Weapons of Mass Destruction (WMD)

North Korean Nuclear Test Turns Spotlight on Iran

February 14, 2013

by Guita Aryan, Jeff Seldin

North Korea’s nuclear test this week is also putting the spotlight on Iran, which has been moving forward on its nuclear program despite Western and U.S. opposition.

There were celebrations in North Korea, where the country's latest nuclear test is being publicly hailed.

But as worldwide condemnation pours in, there is also the recognition that the test goes beyond the saber-rattling of Pyongyang.

"This is about proliferation and this is also about Iran," noted U.S. Secretary of State John Kerry. "Because they're linked."

Experts say tough talk alone is unlikely to resonate in Iran, so what Tehran does next may very well depend on how the world backs up similar talk to North Korea.

“If you want to prevent Iran from getting the bomb you have to take a hard line against North Korea,” stated Raymond Tanter, former U.S. National Security Council member. He says that so far, Western resolve has not been strong enough.

“If you allow North Korea to get away with miniaturizing [a nuclear bomb], with three nuclear tests, with any number of missile tests, that signals to Iran that a nuclear-armed North Korea can get away with murder and therefore Iran will not be deterred from getting the bomb,” Tanter added.

There are indications Iran and North Korea are helping each other, having signed a deal late last year to cooperate on a variety of scientific endeavors.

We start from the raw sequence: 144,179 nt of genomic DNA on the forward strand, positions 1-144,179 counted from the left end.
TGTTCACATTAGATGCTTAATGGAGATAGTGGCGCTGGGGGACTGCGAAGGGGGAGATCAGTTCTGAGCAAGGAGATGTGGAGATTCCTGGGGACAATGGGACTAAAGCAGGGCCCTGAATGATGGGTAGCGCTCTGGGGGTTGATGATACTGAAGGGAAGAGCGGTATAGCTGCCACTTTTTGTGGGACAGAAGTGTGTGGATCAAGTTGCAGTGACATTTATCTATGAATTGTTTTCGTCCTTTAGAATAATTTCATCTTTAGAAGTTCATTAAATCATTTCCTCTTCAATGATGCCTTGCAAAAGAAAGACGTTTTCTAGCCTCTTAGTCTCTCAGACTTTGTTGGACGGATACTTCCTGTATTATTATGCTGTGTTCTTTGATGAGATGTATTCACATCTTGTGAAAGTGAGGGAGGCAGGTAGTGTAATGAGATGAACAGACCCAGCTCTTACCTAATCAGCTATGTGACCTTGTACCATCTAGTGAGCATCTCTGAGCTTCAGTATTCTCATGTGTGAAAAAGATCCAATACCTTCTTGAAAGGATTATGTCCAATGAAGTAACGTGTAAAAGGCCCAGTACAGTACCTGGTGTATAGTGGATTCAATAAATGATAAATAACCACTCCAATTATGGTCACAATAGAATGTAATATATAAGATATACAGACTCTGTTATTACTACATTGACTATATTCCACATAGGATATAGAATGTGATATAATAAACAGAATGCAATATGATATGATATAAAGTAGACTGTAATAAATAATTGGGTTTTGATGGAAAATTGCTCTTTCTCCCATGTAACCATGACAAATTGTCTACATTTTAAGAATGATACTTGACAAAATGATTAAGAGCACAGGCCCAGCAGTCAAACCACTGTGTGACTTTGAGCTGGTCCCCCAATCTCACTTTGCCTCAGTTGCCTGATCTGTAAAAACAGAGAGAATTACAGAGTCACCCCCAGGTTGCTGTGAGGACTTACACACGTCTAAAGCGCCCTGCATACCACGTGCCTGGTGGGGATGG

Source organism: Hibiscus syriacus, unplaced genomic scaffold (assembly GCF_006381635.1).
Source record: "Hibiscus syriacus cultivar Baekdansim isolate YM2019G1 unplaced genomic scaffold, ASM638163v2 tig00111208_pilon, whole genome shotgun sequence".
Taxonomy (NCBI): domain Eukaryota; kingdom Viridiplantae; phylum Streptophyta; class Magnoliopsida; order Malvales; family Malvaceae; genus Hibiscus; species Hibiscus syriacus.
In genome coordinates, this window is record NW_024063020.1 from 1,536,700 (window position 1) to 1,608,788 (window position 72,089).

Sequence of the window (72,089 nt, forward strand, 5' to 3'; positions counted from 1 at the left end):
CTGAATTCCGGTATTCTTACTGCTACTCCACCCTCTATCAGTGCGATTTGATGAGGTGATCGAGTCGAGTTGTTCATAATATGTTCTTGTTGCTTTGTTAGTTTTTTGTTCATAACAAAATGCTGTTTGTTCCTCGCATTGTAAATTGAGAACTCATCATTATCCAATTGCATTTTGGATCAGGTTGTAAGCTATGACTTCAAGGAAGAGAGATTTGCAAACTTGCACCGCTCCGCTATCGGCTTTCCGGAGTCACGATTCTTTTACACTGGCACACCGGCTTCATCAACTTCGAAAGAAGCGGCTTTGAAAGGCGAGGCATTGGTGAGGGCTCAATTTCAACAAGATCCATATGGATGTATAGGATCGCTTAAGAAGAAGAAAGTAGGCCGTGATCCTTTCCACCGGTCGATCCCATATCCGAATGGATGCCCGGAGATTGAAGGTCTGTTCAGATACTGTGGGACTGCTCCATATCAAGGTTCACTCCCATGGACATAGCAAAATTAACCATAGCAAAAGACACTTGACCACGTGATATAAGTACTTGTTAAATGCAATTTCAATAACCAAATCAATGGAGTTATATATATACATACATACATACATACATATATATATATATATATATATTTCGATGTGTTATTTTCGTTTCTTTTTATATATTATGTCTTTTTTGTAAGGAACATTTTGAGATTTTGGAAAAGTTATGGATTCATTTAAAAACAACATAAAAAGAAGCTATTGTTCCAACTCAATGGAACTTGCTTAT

That type of collaboration has been a concern in Washington for years. And some analysts now warn it is clear Iran has been sharing its expertise on uranium enrichment in exchange for Pyongyang's superior missile technology.

That strategy of cooperation is not without wide-ranging risks.

"In Iran, what we’re seeing is that their nuclear facilities can be identified, they can be theoretically attacked in a limited operation,” noted Brookings Institution scholar Michael O'Hanlon.

Iran has repeatedly denied its nuclear program is for anything other than civilian purposes.

At his State of the Union address, U.S. President Barack Obama, warned that Tehran will only be allowed to push so far. "We will do what is necessary to prevent them from getting a nuclear weapon," he said.

How that will be done may depend on the outcome of talks expected later this month between world powers and Iran.



NEWSLETTER
Join the GlobalSecurity.org mailing list